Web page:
Purijication and ident@ation of the bacterially expressed c-myc protein When placed in E . coli, PAR 2106 myc plasmid leads to the production and accumulation of large amounts of c-myc fusion protein within cells, after induction with IPTG (Fig. 1). The bacterially expressed c-myc protein was purified as described in “Material and Methods,” and the purified c-myc protein was analyzed by SDS-PAGE. Two bands of M, 67,000 and 62,000 were revealed (Fig. 2A). This preparation was also analyzed by Western blot with a monoclonal antibody specific for the 32 C-terminal amino acids of the human c-myc protein. The anti-c-myc MAb detected only the M, 67,000 band (Fig. 2B). This result shows that the M, 67,000 polypeptide is the protein encoded by the human c-myc gene. The M, 62,000 polypeptide was reactive with polyclonal antibodies raised against the band of M, 67,000 but not with the MAb (Fig. 2B). This suggests that the M, 62,000 polypeptide is a proteolysis product of the bacterially expressed c-myc protein. Circulating antibodies anti-c-myc in sera of colorectal cancer patients We have previously shown that it is possible to detect by Western blot antibodies against the c-myc protein in sera of some cancer patients, using as antigen an 84 kDa protein from the archaebacterium Halobacterium halobium. The 84 kDa protein shares common epitopes with the human c-myc protein (Ben-Mahrez et al., 1988). Using the same technical approach, we observed the presence of IgG antibodies against c-myc for 27 out of 214 (12.6%) sera of patients with various cancers (digestive tract cancers are excluded), whereas among the sera of 62 normal donors only one sample was positive (1.6%). The difference is statistically significant (p = 0.001). This result prompted us to study whether the presence of circulating anti-c-myc antibodies might be more strongly associated with a specific type of cancer. We screened the sera of 28 colorectal cancer patients at the Hijpital Curie and observed a significantly higher level of positivity (18 out of 28) compared to other cancer patient sera (p = 0.001). In order to confirm our results, the c-myc protein preparation was transferred to Millipore nitrocellulose and used to screen for the presence of IgG anti-c-myc antibodies in the sera of healthy donors and patients suffering from colorectal cancer. Figure 3 shows that 25 out of 44 colorectal cancer sera recognized the c-myc protein, whereas 8 out of 46 sera from healthy donors were positive (p = 0.001). These results demonstrate the presence of circulating antic-myc antibodies in 57% of colorectal cancer patient sera and in 17% of normal sera. No statistically significant correlation was observed between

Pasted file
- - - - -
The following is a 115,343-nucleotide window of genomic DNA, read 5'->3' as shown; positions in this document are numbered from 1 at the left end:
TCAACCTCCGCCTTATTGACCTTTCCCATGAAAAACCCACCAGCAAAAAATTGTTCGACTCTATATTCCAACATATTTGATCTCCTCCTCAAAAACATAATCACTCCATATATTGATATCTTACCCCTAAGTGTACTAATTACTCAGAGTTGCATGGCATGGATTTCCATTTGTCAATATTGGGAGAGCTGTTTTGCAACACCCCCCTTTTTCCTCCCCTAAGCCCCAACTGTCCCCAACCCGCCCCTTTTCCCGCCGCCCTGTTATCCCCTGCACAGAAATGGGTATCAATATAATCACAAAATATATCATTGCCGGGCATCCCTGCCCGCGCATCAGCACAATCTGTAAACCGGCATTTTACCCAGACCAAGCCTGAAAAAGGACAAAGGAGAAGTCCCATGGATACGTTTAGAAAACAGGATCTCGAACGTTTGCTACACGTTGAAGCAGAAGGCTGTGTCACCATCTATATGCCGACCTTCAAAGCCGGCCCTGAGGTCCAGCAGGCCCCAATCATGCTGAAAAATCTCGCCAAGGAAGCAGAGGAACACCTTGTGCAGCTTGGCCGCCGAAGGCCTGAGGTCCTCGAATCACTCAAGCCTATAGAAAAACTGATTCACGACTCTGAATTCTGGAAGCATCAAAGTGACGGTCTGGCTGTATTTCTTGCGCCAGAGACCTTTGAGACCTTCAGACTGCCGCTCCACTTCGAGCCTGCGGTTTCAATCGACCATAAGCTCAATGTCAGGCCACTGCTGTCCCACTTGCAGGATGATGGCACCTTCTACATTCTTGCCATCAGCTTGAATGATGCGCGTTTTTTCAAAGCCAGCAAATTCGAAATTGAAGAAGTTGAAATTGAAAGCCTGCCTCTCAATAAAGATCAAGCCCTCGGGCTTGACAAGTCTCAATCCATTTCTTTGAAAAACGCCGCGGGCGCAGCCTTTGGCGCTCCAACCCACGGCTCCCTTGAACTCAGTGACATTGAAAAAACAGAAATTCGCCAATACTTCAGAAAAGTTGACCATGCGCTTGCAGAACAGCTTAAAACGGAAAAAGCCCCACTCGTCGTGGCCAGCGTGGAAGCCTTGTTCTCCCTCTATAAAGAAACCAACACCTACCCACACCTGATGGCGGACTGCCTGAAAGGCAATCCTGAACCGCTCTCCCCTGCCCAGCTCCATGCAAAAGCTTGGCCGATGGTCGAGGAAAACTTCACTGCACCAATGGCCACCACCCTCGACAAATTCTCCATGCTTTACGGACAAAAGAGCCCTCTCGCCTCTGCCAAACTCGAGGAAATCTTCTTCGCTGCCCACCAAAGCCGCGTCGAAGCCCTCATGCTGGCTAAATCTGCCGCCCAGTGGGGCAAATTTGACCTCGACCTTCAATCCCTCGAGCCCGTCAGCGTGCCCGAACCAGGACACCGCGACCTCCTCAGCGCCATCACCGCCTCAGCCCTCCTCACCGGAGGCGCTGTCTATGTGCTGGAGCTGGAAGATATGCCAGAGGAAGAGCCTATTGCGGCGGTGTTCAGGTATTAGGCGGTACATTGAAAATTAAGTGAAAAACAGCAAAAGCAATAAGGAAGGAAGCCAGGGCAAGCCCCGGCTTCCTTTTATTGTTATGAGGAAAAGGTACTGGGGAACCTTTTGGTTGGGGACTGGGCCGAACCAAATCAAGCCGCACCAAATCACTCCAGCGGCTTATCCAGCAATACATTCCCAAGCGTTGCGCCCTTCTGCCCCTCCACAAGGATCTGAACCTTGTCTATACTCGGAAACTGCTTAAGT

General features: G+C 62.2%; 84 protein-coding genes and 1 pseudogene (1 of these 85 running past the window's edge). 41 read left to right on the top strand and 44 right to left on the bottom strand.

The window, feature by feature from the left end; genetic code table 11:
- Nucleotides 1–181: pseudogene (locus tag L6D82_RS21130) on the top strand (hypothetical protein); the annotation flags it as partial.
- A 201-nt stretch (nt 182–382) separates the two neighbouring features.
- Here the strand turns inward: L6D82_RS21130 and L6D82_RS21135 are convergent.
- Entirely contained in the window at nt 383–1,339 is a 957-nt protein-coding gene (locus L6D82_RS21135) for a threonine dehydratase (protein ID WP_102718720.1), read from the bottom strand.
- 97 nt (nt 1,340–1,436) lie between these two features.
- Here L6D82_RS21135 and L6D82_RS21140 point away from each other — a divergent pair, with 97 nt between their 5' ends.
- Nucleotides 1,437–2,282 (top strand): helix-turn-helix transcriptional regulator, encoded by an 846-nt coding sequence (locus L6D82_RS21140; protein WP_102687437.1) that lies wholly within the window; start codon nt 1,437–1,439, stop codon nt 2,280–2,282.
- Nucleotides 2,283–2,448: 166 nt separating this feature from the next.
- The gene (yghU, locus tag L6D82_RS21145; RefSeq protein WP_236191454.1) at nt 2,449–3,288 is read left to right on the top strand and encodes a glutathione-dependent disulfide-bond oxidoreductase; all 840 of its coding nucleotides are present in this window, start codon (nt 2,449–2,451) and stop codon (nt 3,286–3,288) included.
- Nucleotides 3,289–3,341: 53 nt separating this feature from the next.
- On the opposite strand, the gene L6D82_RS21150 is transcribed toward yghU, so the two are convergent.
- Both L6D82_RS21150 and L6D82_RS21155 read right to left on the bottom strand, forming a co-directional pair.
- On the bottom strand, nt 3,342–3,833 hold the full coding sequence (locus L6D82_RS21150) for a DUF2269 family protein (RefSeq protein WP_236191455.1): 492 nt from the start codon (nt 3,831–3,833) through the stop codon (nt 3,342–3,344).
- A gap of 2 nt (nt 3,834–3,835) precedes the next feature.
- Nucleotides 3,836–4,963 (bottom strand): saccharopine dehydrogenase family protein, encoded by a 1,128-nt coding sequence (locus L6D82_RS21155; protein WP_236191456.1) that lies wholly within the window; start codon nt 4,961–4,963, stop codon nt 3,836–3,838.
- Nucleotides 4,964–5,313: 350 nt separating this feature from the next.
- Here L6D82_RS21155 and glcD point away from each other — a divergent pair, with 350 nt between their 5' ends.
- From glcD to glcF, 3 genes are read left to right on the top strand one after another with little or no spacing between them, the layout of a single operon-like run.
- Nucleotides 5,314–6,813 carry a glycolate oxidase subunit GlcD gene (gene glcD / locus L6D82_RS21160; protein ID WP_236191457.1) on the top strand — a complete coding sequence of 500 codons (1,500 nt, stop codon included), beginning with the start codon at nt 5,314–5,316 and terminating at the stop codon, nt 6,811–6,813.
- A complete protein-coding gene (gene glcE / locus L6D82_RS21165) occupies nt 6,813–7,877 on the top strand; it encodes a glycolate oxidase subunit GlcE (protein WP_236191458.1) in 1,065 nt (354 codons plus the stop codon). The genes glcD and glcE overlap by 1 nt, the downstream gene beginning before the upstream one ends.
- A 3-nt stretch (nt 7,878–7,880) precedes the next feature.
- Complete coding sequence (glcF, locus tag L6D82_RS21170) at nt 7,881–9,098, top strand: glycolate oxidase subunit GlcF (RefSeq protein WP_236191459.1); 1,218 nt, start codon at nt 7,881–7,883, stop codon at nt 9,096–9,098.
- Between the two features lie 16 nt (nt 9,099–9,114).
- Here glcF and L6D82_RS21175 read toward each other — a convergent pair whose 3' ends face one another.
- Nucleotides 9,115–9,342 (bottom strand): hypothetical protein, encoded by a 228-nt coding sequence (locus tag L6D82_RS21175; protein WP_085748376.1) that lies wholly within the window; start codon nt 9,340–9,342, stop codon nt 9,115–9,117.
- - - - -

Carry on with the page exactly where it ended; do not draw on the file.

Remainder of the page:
FIGURE1 - Expression of c-myc fusion protein in E . coli: insoluble proteins derived from induced (A) and uninduced (B) bacteria were prepared as described in “Material and Methods”; 40 p,g protein of each sample were subjected to electrophoresis on SDS-10%polyacrylamide gel and stained with Coomassie blue. The positions of molecular mass markers are shown. The arrow indicates the c-myc fusion protein. FIGURE2 - Purification and characterization of human c-myc protein. (A) 1 pg of purified c-myc protein was applied to a sodium dodecyl sulfate-7% polyacrylamide gel and stained with Coomassie blue. (B) The authenticity of the expressed protein verified by Westem blot analysis: the c-myc protein preparation was transferred to Millipore nitrocellulose membrane and incubated with anti-c-myc MAb (1/200 dilution) (Lane I), with polyclonal anti-c-myc antibodies (1/500 dilution) (Lane 2) or with control antiserum (1/500 dilution) (Lane 3).

FIGURE3 - Test of colorectal cancer patient sera: after electrophoresis, the c-myc protein was transferred to nitrocellulose membrane and incubated with sera from 44 colorectal cancer patients as described in “Material and Methods”. Positive control with polyclond antic-myc antibodies (lane c).




c2 D D

c1 B2


D B1 B2 c2 B2 A B1 A

c1 B1 B2 B2 B2


c2 B1 B2 c2 D c2 D D B2 B2 c2 A B1 D B2 B2 B2

c1 D B2 B2 c2

Initial localisation

CEA ngiml

Age (years)

Sigmoid Rectum Rectum Sigmoid Ascending colon Ascending colon Sigmoid Sigmoid Rectum Ascending colon Left colon Rectum Sigmoid Rectum Rectum Rectum Rectum Left colon Right colon Sigmoid Rectum Rectum Right colon Rectum Left colon Sigmoid Left colon Right colon Right colon Rectum Sigmoid Sigmoid Rectum Sigmoid Sigmoid Right colon Rectum Sigmoid Rectum Rectum Rectum Left colon Rectum Rectum sigmoid